I hired a gardener, an old man with his ubiquitous gas lawnmower on the back carrier of his bicycle, which was how I deduced his vocation. I asked him to mow not only our lawn but also to clear up and maintain the stretch of land outside our fence. He told us that we did not need to do that as it was the responsibility of the Town Council; we would be wasting our money! We told him that the town was not doing its job, as was obvious. Only after we threatened to find another gardener did he agree to our terms. You would have thought that he would have welcomed the extra work and money!

            That was and is Malaysia; you do what you absolutely have to, nothing beyond. That would be someone else’s responsibility, like the Town Council or government, except that it did not, and still does not.

            Soon the area outside our fenced yard resembled a park, what with the trees I had planted now blooming with purplish white flowers, a striking contrast to the areas outside the other houses along the road. That notwithstanding, none of the other neighbors emulated us. They probably thought we were being stupid spending our money to do the Town Council’s job.

            My next major project was our stinking stagnant open drains that surrounded the house and emptied into the canal beyond our property. Those drains and canals were perfect breeding grounds for mosquitoes, their larva squiggling in the green slime. Clearing only the portion of the drain by my house would not do it. I had to clean the entire length, right down to the canal. None of the neighbors helped. It was beneath them to indulge in manual labor. Besides, that was the responsibility of the Town Council! One neighbor complained of the stench as I had disturbed the goo. He told me that the heavy rain would flush everything out. Malaysia has frequent heavy downpours yet its drains are still plugged! At the very least I destroyed the habitat for the zillions of mosquito larva.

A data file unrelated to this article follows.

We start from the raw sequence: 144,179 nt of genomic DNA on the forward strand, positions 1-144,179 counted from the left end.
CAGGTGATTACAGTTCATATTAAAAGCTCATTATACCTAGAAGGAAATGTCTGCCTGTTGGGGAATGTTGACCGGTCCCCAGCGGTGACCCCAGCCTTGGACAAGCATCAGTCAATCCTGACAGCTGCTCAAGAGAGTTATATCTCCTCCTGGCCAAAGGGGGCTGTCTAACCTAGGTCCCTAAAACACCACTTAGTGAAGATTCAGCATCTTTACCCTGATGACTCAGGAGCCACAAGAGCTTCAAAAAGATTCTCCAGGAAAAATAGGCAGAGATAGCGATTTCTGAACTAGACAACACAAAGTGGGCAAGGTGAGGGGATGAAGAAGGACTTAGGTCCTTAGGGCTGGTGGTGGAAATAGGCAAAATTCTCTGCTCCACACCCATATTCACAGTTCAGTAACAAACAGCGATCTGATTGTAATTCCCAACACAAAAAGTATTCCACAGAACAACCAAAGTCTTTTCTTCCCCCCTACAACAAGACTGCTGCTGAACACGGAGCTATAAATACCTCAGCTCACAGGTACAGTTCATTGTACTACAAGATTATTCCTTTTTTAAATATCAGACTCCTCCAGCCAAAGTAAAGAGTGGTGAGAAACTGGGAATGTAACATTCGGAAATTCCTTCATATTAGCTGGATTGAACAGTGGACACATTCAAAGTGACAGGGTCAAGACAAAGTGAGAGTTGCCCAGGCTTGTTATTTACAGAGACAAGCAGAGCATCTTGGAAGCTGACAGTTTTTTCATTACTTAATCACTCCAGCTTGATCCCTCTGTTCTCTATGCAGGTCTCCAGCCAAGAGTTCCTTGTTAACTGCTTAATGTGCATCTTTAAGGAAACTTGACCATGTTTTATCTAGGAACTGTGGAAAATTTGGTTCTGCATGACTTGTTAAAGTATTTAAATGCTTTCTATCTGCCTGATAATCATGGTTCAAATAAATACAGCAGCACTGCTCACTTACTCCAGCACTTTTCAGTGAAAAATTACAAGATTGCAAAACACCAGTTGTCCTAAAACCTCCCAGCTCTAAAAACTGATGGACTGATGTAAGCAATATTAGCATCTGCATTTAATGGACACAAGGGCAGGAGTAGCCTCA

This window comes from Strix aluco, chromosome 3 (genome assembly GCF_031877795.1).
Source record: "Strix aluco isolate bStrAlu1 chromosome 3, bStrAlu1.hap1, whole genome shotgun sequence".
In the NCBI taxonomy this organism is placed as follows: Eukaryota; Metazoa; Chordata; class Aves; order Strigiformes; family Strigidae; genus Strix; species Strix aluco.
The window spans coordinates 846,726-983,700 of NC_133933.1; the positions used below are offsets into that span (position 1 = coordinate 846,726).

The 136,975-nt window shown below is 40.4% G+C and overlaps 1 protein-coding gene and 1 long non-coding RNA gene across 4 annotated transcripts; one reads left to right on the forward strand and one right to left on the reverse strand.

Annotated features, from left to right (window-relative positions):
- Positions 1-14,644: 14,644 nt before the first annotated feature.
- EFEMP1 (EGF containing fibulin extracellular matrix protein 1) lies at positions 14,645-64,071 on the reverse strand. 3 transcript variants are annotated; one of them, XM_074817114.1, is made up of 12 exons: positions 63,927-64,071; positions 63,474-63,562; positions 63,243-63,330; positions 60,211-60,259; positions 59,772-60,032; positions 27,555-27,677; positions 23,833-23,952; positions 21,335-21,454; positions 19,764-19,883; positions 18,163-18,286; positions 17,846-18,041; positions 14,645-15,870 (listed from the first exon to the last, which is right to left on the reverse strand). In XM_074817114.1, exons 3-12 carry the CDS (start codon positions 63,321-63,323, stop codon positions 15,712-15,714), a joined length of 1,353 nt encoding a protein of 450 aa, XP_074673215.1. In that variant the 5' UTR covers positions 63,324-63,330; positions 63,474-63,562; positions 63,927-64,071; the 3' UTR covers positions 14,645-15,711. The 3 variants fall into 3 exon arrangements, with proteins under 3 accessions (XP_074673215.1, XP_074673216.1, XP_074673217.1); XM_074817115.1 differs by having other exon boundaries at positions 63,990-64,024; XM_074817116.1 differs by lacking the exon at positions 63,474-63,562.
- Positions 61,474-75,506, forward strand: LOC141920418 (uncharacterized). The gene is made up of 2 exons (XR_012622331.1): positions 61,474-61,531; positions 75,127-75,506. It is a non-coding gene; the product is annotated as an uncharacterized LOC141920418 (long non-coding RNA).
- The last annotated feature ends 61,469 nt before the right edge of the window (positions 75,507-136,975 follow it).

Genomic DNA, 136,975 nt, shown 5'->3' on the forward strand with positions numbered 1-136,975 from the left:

Our backyard abutted a large empty lot along Jalan Kolam Ayer. Any empty land in Malaysia is the neighborhood’s dumping ground. So it was with this empty property. We had rats from there rummaging in our yard. Karen was terrified of the huge critters. I was scared too but for a different reason. Those critters would attract snakes, in particular cobras.

            One hot afternoon I set the heap of rubbish on fire. I wanted to clear just the area near our house. It did not take long for that fire to spread and soon the whole lot was ablaze. There was so much garbage and debris hidden in the underbrush that the fire soon became huge. A few firetrucks came by but the firemen let the fire burn through.